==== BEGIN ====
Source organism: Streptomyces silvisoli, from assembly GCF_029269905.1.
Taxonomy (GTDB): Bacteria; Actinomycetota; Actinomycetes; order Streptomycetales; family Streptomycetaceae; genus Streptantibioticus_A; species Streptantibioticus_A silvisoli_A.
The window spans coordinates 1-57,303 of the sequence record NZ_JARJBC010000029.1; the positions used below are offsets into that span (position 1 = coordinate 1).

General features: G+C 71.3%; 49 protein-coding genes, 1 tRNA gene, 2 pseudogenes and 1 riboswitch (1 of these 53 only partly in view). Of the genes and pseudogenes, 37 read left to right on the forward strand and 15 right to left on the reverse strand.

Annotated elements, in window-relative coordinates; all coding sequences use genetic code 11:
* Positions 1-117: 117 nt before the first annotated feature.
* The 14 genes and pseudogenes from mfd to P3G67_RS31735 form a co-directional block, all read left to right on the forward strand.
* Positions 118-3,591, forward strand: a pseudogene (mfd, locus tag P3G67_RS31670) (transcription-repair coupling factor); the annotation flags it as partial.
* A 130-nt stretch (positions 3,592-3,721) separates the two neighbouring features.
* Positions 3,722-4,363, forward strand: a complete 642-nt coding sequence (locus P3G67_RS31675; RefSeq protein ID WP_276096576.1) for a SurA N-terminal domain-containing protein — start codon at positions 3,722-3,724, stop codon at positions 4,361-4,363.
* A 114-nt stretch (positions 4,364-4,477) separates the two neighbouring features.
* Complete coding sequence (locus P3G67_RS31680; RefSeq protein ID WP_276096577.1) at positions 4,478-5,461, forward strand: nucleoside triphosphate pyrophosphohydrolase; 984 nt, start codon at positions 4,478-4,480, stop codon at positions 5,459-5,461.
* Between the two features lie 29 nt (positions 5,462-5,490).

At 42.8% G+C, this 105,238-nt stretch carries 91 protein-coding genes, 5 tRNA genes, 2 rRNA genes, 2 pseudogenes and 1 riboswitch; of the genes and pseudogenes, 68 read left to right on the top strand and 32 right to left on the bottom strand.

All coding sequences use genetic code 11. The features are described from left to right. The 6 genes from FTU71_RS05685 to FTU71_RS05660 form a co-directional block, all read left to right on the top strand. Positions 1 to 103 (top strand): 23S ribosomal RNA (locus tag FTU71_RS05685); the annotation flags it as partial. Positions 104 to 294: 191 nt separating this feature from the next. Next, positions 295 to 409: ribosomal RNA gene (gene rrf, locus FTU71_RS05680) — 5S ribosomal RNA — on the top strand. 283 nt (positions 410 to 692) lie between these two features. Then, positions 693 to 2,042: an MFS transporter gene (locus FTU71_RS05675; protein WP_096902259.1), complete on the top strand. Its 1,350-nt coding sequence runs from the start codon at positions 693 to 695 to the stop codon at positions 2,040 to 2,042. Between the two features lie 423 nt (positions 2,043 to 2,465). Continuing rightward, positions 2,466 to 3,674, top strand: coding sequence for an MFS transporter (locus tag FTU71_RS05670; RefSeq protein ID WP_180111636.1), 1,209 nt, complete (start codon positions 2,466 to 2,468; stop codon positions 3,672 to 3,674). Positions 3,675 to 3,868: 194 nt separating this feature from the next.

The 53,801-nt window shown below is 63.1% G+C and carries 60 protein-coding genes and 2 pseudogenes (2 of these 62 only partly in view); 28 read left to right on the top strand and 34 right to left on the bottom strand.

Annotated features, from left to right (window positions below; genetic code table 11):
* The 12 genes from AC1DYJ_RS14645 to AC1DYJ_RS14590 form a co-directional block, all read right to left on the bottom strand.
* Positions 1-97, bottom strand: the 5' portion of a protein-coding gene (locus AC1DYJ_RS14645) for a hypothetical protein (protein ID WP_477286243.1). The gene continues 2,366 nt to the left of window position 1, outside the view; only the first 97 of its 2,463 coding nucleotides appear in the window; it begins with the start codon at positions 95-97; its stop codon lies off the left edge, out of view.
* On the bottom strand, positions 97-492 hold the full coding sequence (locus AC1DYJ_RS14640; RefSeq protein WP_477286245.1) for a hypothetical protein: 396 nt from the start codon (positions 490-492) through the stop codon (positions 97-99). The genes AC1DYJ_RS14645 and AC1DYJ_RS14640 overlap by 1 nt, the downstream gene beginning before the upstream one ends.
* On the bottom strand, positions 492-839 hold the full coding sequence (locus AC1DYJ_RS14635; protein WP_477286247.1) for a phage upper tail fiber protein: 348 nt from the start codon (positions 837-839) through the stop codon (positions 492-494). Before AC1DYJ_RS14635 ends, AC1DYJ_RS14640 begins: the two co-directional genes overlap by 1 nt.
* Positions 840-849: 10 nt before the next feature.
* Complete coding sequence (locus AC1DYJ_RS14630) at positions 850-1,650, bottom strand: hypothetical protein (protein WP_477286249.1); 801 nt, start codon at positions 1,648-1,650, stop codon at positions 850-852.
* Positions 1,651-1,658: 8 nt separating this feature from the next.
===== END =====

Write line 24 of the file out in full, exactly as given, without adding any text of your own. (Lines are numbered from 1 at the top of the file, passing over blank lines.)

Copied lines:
* Positions 1,651-1,658: 8 nt separating this feature from the next.